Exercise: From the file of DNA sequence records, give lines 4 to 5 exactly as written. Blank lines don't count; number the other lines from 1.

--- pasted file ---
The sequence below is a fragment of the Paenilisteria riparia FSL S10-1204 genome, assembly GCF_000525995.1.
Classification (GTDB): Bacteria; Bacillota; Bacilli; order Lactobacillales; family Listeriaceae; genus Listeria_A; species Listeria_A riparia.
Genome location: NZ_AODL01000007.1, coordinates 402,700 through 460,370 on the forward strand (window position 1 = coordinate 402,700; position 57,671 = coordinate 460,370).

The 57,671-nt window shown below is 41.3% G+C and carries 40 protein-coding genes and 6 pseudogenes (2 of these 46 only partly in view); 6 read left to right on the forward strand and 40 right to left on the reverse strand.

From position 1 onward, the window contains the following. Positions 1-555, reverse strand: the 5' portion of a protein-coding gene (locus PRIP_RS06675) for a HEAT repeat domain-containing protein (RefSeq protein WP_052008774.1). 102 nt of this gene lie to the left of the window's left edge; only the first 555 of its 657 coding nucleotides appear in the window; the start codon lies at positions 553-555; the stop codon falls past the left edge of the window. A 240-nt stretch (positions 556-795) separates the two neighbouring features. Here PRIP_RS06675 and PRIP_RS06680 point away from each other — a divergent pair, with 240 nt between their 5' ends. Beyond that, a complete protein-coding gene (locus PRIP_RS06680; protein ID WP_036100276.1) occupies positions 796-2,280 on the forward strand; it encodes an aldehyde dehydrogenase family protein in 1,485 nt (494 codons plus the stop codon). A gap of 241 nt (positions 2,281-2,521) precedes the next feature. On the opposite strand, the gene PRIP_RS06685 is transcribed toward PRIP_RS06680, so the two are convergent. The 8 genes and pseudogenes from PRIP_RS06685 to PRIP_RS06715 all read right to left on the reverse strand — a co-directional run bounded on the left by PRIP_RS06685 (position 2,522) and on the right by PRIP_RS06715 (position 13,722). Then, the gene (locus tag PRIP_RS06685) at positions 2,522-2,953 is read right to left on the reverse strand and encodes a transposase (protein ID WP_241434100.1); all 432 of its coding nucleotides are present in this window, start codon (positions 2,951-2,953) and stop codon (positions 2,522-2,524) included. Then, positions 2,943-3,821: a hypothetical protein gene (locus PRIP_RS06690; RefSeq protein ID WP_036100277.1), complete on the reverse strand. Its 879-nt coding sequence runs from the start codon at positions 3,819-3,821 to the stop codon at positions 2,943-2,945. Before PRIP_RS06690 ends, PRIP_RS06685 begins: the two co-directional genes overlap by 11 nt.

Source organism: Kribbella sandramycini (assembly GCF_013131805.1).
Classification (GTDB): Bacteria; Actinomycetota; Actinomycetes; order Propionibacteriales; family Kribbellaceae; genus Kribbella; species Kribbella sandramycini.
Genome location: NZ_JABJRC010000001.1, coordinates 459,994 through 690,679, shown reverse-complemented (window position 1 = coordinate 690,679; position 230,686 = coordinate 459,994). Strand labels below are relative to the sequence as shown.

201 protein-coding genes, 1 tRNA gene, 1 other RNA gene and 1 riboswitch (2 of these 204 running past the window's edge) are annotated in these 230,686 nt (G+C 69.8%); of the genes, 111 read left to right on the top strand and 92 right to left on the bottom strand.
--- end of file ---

The 57,671-nt window shown below is 41.3% G+C and carries 40 protein-coding genes and 6 pseudogenes (2 of these 46 only partly in view); 6 read left to right on the forward strand and 40 right to left on the reverse strand.

From position 1 onward, the window contains the following. Positions 1-555, reverse strand: the 5' portion of a protein-coding gene (locus PRIP_RS06675) for a HEAT repeat domain-containing protein (RefSeq protein WP_052008774.1). 102 nt of this gene lie to the left of the window's left edge; only the first 555 of its 657 coding nucleotides appear in the window; the start codon lies at positions 553-555; the stop codon falls past the left edge of the window. A 240-nt stretch (positions 556-795) separates the two neighbouring features. Here PRIP_RS06675 and PRIP_RS06680 point away from each other — a divergent pair, with 240 nt between their 5' ends. Beyond that, a complete protein-coding gene (locus PRIP_RS06680; protein ID WP_036100276.1) occupies positions 796-2,280 on the forward strand; it encodes an aldehyde dehydrogenase family protein in 1,485 nt (494 codons plus the stop codon). A gap of 241 nt (positions 2,281-2,521) precedes the next feature. On the opposite strand, the gene PRIP_RS06685 is transcribed toward PRIP_RS06680, so the two are convergent. The 8 genes and pseudogenes from PRIP_RS06685 to PRIP_RS06715 all read right to left on the reverse strand — a co-directional run bounded on the left by PRIP_RS06685 (position 2,522) and on the right by PRIP_RS06715 (position 13,722). Then, the gene (locus tag PRIP_RS06685) at positions 2,522-2,953 is read right to left on the reverse strand and encodes a transposase (protein ID WP_241434100.1); all 432 of its coding nucleotides are present in this window, start codon (positions 2,951-2,953) and stop codon (positions 2,522-2,524) included. Then, positions 2,943-3,821: a hypothetical protein gene (locus PRIP_RS06690; RefSeq protein ID WP_036100277.1), complete on the reverse strand. Its 879-nt coding sequence runs from the start codon at positions 3,819-3,821 to the stop codon at positions 2,943-2,945. Before PRIP_RS06690 ends, PRIP_RS06685 begins: the two co-directional genes overlap by 11 nt.